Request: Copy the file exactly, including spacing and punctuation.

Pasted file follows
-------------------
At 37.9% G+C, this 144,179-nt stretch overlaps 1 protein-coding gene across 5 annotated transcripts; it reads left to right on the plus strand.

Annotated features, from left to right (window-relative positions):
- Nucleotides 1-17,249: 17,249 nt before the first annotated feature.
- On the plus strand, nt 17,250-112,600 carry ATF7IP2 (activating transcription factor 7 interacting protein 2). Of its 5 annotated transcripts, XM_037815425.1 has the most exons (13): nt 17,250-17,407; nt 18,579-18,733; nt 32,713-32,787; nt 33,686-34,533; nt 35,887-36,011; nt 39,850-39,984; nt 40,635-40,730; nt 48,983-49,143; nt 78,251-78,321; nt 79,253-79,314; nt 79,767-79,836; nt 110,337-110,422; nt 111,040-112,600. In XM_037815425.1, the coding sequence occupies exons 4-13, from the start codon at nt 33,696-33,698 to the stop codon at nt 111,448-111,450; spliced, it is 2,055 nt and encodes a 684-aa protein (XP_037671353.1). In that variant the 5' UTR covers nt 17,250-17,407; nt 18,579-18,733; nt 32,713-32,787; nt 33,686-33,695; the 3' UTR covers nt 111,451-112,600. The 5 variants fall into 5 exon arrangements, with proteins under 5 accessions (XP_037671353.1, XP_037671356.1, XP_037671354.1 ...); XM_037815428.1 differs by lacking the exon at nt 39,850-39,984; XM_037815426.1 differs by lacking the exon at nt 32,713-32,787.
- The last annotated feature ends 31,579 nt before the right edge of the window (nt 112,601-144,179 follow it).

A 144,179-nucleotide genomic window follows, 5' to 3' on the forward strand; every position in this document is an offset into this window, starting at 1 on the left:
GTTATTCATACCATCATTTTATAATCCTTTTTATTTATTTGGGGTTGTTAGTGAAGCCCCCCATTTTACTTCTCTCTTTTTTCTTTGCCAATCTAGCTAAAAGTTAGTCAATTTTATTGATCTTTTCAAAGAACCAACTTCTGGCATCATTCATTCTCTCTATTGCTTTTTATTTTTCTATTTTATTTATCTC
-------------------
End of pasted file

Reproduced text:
At 37.9% G+C, this 144,179-nt stretch overlaps 1 protein-coding gene across 5 annotated transcripts; it reads left to right on the plus strand.

Annotated features, from left to right (window-relative positions):
- Nucleotides 1-17,249: 17,249 nt before the first annotated feature.
- On the plus strand, nt 17,250-112,600 carry ATF7IP2 (activating transcription factor 7 interacting protein 2). Of its 5 annotated transcripts, XM_037815425.1 has the most exons (13): nt 17,250-17,407; nt 18,579-18,733; nt 32,713-32,787; nt 33,686-34,533; nt 35,887-36,011; nt 39,850-39,984; nt 40,635-40,730; nt 48,983-49,143; nt 78,251-78,321; nt 79,253-79,314; nt 79,767-79,836; nt 110,337-110,422; nt 111,040-112,600. In XM_037815425.1, the coding sequence occupies exons 4-13, from the start codon at nt 33,696-33,698 to the stop codon at nt 111,448-111,450; spliced, it is 2,055 nt and encodes a 684-aa protein (XP_037671353.1). In that variant the 5' UTR covers nt 17,250-17,407; nt 18,579-18,733; nt 32,713-32,787; nt 33,686-33,695; the 3' UTR covers nt 111,451-112,600. The 5 variants fall into 5 exon arrangements, with proteins under 5 accessions (XP_037671353.1, XP_037671356.1, XP_037671354.1 ...); XM_037815428.1 differs by lacking the exon at nt 39,850-39,984; XM_037815426.1 differs by lacking the exon at nt 32,713-32,787.
- The last annotated feature ends 31,579 nt before the right edge of the window (nt 112,601-144,179 follow it).

A 144,179-nucleotide genomic window follows, 5' to 3' on the forward strand; every position in this document is an offset into this window, starting at 1 on the left:
GTTATTCATACCATCATTTTATAATCCTTTTTATTTATTTGGGGTTGTTAGTGAAGCCCCCCATTTTACTTCTCTCTTTTTTCTTTGCCAATCTAGCTAAAAGTTAGTCAATTTTATTGATCTTTTCAAAGAACCAACTTCTGGCATCATTCATTCTCTCTATTGCTTTTTATTTTTCTATTTTATTTATCTC